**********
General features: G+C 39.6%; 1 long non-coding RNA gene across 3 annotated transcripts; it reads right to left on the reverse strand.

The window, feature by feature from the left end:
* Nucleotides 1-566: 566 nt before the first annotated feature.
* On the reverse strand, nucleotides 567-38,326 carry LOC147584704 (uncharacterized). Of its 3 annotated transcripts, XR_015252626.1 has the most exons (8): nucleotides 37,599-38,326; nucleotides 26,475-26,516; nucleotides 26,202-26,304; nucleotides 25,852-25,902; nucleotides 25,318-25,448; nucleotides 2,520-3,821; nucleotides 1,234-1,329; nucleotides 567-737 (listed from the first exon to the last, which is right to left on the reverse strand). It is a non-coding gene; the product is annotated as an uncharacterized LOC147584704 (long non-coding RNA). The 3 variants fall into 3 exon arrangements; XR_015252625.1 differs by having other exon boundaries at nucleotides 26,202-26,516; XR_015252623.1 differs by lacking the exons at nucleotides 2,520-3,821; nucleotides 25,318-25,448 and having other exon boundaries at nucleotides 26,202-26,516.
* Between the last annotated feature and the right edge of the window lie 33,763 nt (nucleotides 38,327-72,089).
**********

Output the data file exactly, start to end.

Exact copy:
General features: G+C 39.6%; 1 long non-coding RNA gene across 3 annotated transcripts; it reads right to left on the reverse strand.

The window, feature by feature from the left end:
* Nucleotides 1-566: 566 nt before the first annotated feature.
* On the reverse strand, nucleotides 567-38,326 carry LOC147584704 (uncharacterized). Of its 3 annotated transcripts, XR_015252626.1 has the most exons (8): nucleotides 37,599-38,326; nucleotides 26,475-26,516; nucleotides 26,202-26,304; nucleotides 25,852-25,902; nucleotides 25,318-25,448; nucleotides 2,520-3,821; nucleotides 1,234-1,329; nucleotides 567-737 (listed from the first exon to the last, which is right to left on the reverse strand). It is a non-coding gene; the product is annotated as an uncharacterized LOC147584704 (long non-coding RNA). The 3 variants fall into 3 exon arrangements; XR_015252625.1 differs by having other exon boundaries at nucleotides 26,202-26,516; XR_015252623.1 differs by lacking the exons at nucleotides 2,520-3,821; nucleotides 25,318-25,448 and having other exon boundaries at nucleotides 26,202-26,516.
* Between the last annotated feature and the right edge of the window lie 33,763 nt (nucleotides 38,327-72,089).